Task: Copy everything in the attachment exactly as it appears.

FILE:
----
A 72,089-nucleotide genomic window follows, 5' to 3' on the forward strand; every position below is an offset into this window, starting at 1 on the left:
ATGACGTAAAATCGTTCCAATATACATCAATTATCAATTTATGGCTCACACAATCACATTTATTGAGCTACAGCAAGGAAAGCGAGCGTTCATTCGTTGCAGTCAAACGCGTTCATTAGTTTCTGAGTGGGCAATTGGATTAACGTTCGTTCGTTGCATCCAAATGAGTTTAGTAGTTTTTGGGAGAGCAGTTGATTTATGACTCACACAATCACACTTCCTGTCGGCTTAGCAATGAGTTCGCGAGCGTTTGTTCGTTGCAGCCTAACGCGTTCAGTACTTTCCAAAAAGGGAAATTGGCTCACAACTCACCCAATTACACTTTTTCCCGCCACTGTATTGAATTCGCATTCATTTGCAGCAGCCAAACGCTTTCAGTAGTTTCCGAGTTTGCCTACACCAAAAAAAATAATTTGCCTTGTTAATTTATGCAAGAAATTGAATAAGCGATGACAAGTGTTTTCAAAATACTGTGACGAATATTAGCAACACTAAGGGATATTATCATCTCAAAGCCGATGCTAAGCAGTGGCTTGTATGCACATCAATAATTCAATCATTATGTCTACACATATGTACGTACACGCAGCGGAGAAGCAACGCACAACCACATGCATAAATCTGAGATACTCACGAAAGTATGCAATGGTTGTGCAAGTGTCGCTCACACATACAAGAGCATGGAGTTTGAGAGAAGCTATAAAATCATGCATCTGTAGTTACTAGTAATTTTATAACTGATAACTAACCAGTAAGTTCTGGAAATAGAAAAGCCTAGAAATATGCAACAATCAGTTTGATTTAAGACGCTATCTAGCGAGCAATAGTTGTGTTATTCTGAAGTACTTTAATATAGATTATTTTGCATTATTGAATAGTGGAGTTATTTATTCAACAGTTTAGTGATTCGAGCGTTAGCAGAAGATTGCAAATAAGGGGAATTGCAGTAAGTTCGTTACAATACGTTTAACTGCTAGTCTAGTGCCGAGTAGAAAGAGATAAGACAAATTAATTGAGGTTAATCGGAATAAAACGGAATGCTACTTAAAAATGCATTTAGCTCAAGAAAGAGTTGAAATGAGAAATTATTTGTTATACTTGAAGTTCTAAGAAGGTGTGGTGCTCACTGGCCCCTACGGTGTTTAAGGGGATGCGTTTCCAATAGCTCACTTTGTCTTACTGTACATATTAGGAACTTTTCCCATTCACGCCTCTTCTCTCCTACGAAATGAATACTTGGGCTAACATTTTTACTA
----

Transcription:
A 72,089-nucleotide genomic window follows, 5' to 3' on the forward strand; every position below is an offset into this window, starting at 1 on the left:
ATGACGTAAAATCGTTCCAATATACATCAATTATCAATTTATGGCTCACACAATCACATTTATTGAGCTACAGCAAGGAAAGCGAGCGTTCATTCGTTGCAGTCAAACGCGTTCATTAGTTTCTGAGTGGGCAATTGGATTAACGTTCGTTCGTTGCATCCAAATGAGTTTAGTAGTTTTTGGGAGAGCAGTTGATTTATGACTCACACAATCACACTTCCTGTCGGCTTAGCAATGAGTTCGCGAGCGTTTGTTCGTTGCAGCCTAACGCGTTCAGTACTTTCCAAAAAGGGAAATTGGCTCACAACTCACCCAATTACACTTTTTCCCGCCACTGTATTGAATTCGCATTCATTTGCAGCAGCCAAACGCTTTCAGTAGTTTCCGAGTTTGCCTACACCAAAAAAAATAATTTGCCTTGTTAATTTATGCAAGAAATTGAATAAGCGATGACAAGTGTTTTCAAAATACTGTGACGAATATTAGCAACACTAAGGGATATTATCATCTCAAAGCCGATGCTAAGCAGTGGCTTGTATGCACATCAATAATTCAATCATTATGTCTACACATATGTACGTACACGCAGCGGAGAAGCAACGCACAACCACATGCATAAATCTGAGATACTCACGAAAGTATGCAATGGTTGTGCAAGTGTCGCTCACACATACAAGAGCATGGAGTTTGAGAGAAGCTATAAAATCATGCATCTGTAGTTACTAGTAATTTTATAACTGATAACTAACCAGTAAGTTCTGGAAATAGAAAAGCCTAGAAATATGCAACAATCAGTTTGATTTAAGACGCTATCTAGCGAGCAATAGTTGTGTTATTCTGAAGTACTTTAATATAGATTATTTTGCATTATTGAATAGTGGAGTTATTTATTCAACAGTTTAGTGATTCGAGCGTTAGCAGAAGATTGCAAATAAGGGGAATTGCAGTAAGTTCGTTACAATACGTTTAACTGCTAGTCTAGTGCCGAGTAGAAAGAGATAAGACAAATTAATTGAGGTTAATCGGAATAAAACGGAATGCTACTTAAAAATGCATTTAGCTCAAGAAAGAGTTGAAATGAGAAATTATTTGTTATACTTGAAGTTCTAAGAAGGTGTGGTGCTCACTGGCCCCTACGGTGTTTAAGGGGATGCGTTTCCAATAGCTCACTTTGTCTTACTGTACATATTAGGAACTTTTCCCATTCACGCCTCTTCTCTCCTACGAAATGAATACTTGGGCTAACATTTTTACTA